You’ll note the key thing I am not showing, thus the “almost” in the title. What is it? The vanity, of course. That will have to wait for winter or next year. The vote from all was a resounding yes to a vintage marble-topped wash stand. I could have stopped and painted the one that is there, but I don’t want to get lulled into keeping such an impractical piece. I’ll be keeping my eye out for one, hunting on Ebay and with local dealers around here. Thanks to everyone for all your comments and input!

Master Bathroom Related Posts:
Renovation Report…Do You Throw Good Money After Bad? Thoughts on Fixing My Master Bathroom
A Day Too Late…One Perfect Bathroom Photo
Renovation Report…Pocket Door Progress
Renovation Report…Vanity Dreams or Vanity Reality?
Renovation Report and a DIY…Using Indian Wood Blocks to Create “Wallpaper” in the Master Bath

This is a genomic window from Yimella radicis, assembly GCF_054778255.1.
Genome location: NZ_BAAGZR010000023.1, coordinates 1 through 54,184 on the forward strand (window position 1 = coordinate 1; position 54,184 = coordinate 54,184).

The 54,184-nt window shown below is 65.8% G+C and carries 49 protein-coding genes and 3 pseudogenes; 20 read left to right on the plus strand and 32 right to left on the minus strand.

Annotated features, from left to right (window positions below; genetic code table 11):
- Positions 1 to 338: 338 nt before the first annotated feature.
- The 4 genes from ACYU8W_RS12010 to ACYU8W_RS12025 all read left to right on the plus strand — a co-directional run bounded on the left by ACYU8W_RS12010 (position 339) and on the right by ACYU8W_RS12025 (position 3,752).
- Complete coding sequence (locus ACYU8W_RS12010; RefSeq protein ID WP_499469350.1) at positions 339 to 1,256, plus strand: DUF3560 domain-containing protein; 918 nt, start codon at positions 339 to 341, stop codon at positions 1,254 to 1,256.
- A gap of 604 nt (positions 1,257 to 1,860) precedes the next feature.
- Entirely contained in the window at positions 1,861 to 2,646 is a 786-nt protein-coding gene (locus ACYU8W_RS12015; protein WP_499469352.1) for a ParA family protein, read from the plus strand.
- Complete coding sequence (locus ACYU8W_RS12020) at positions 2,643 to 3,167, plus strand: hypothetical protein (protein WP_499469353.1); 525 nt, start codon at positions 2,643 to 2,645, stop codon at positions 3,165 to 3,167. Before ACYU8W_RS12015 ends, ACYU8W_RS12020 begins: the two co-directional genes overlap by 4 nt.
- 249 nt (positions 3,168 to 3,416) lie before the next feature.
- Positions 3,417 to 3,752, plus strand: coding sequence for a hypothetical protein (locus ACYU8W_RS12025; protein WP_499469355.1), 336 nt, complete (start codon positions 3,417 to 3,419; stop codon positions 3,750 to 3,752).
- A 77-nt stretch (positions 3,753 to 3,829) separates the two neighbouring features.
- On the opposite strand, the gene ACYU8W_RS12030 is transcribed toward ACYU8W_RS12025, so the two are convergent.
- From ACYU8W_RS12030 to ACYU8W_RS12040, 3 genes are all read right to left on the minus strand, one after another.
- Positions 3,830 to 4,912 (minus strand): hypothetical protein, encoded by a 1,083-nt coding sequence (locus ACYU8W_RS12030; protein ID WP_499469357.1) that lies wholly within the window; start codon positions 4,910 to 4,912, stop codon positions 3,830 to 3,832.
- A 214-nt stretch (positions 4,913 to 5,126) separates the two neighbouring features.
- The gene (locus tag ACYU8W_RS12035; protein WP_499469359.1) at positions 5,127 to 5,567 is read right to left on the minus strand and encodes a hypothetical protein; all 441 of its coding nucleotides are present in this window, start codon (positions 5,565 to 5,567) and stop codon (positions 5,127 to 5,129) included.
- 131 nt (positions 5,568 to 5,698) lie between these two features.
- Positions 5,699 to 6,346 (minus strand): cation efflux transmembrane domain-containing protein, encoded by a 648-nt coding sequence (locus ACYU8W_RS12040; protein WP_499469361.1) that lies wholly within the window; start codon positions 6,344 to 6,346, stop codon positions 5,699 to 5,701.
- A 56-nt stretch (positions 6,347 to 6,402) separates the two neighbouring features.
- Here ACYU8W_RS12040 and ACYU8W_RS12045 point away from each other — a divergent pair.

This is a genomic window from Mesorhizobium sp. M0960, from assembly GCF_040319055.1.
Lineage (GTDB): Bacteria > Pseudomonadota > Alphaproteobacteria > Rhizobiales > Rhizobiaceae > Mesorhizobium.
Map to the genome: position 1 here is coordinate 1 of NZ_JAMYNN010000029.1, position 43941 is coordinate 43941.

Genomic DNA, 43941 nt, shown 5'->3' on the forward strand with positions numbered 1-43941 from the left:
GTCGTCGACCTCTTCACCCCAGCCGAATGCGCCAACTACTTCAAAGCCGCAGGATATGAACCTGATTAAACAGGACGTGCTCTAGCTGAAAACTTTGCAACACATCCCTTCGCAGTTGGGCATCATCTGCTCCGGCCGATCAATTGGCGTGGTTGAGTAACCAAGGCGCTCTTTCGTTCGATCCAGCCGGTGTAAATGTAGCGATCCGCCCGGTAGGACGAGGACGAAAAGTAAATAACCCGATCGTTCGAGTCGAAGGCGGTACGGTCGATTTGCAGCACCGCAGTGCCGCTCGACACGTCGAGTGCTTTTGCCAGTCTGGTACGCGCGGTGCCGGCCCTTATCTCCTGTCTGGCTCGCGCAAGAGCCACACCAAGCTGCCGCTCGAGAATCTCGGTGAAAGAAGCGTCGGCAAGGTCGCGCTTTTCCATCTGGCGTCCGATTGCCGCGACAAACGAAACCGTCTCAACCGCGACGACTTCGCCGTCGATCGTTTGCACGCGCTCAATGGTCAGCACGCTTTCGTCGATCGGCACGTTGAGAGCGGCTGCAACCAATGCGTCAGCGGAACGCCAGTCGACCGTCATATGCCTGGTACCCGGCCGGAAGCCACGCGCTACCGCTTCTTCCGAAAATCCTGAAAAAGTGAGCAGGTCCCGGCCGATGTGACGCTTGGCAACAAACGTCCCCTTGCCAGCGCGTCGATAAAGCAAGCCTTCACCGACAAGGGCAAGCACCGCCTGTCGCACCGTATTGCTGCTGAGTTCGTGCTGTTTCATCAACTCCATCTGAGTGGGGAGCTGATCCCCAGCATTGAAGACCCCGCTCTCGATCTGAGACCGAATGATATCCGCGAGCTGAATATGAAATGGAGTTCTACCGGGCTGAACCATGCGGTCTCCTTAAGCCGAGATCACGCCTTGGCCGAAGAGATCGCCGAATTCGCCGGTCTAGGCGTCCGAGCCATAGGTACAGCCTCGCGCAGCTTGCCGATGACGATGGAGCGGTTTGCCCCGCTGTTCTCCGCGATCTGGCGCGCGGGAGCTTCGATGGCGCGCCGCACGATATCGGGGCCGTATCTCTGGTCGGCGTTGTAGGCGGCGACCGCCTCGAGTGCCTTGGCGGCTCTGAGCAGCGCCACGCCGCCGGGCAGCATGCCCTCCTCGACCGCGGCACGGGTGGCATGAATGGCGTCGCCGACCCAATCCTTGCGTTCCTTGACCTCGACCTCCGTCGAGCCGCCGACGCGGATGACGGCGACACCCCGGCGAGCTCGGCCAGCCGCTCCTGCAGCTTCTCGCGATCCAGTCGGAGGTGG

Renovation Report and a DIY…Using Indian Wood Blocks to Create “Wallpaper” in the Master Bath

So this is the lovely Madame de Montreuil wallpaper from Les Indiennes that I wanted for the master bathroom. No real reason not to get it, other than its high price and its durability in a small bathroom with poor ventilation, but I also liked the idea of a challenge in creating something similar on my own.

So those of you who have been following for a while know that in Singapore in March of 2011 I purchased these traditional floral Indian wood blocks designed to print fabric with the intent of making my own “wallpaper” in the bathroom. Like any project, there is always some other work that needs to come first and I had been waiting on the installation of the pocket door in this earlier post.